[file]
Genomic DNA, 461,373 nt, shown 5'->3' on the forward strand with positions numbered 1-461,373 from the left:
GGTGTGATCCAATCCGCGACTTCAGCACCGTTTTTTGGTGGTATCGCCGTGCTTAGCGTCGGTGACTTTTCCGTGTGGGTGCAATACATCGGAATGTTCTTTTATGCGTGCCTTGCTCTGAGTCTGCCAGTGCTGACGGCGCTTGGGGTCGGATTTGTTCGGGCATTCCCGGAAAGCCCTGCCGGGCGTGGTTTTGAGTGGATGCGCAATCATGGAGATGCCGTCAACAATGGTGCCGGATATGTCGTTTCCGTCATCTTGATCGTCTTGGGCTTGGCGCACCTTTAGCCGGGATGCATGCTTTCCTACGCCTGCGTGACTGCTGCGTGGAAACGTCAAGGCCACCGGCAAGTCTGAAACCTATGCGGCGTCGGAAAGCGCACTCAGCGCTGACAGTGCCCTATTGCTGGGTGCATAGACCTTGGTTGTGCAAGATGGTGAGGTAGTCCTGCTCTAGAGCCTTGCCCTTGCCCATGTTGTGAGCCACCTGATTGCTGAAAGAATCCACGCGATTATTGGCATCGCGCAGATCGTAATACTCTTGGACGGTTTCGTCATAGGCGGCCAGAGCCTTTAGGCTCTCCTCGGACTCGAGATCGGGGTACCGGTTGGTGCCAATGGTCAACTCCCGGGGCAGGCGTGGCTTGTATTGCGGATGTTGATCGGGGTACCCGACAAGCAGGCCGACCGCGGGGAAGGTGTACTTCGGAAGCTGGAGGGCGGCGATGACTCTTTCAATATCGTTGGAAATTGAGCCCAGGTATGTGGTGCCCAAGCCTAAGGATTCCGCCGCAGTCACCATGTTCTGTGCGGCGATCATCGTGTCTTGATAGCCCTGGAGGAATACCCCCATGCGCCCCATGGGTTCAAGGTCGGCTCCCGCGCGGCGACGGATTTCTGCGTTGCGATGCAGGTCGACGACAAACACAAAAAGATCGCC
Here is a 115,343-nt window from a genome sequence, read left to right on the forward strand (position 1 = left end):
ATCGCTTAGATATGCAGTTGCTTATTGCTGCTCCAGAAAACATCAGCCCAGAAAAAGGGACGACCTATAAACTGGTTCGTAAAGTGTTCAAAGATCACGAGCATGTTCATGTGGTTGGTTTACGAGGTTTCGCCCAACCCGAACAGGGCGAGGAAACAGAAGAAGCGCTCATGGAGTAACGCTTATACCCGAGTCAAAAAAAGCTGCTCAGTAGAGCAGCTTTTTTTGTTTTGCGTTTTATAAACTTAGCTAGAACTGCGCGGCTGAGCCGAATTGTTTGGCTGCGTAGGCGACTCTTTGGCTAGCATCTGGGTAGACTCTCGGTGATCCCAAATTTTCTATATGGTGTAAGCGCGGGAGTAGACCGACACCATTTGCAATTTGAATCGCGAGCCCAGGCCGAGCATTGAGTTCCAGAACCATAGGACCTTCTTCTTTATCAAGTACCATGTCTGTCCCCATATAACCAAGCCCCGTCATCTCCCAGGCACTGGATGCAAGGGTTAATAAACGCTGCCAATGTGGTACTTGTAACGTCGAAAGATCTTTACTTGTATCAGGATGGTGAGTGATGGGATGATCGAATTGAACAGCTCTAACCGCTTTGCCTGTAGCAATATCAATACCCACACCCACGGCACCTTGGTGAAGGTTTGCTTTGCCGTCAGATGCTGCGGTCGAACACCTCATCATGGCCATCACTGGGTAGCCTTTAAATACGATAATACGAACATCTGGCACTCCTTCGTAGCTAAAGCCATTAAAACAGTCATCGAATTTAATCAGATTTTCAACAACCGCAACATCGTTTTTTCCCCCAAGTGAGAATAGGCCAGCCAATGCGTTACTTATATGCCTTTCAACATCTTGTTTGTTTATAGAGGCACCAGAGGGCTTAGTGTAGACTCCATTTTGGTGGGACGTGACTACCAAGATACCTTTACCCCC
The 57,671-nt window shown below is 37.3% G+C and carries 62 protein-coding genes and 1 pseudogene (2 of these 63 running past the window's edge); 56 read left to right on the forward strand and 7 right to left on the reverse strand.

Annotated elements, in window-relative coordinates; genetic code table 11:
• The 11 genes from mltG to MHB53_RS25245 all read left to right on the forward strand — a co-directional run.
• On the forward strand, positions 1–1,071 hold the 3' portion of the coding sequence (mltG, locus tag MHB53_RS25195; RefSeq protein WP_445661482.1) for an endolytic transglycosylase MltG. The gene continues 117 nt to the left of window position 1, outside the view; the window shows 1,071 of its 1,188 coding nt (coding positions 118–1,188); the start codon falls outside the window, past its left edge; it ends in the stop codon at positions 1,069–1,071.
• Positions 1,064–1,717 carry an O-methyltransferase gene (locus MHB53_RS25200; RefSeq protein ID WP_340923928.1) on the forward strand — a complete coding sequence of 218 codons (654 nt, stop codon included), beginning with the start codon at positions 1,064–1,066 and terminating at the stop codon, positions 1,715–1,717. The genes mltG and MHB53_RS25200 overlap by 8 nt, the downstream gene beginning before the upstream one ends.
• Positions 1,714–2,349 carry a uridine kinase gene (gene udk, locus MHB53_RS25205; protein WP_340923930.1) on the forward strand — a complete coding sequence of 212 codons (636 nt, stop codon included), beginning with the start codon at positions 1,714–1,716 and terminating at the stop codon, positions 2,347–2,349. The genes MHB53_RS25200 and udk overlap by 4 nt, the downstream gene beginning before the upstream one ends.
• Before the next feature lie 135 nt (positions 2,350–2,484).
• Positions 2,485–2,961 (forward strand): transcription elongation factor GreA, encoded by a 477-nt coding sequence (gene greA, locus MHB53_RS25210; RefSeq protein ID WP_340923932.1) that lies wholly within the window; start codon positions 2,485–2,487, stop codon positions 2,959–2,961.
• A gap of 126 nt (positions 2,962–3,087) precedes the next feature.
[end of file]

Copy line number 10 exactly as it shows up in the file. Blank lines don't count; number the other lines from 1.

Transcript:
• Positions 1,714–2,349 carry a uridine kinase gene (gene udk, locus MHB53_RS25205; protein WP_340923930.1) on the forward strand — a complete coding sequence of 212 codons (636 nt, stop codon included), beginning with the start codon at positions 1,714–1,716 and terminating at the stop codon, positions 2,347–2,349. The genes MHB53_RS25200 and udk overlap by 4 nt, the downstream gene beginning before the upstream one ends.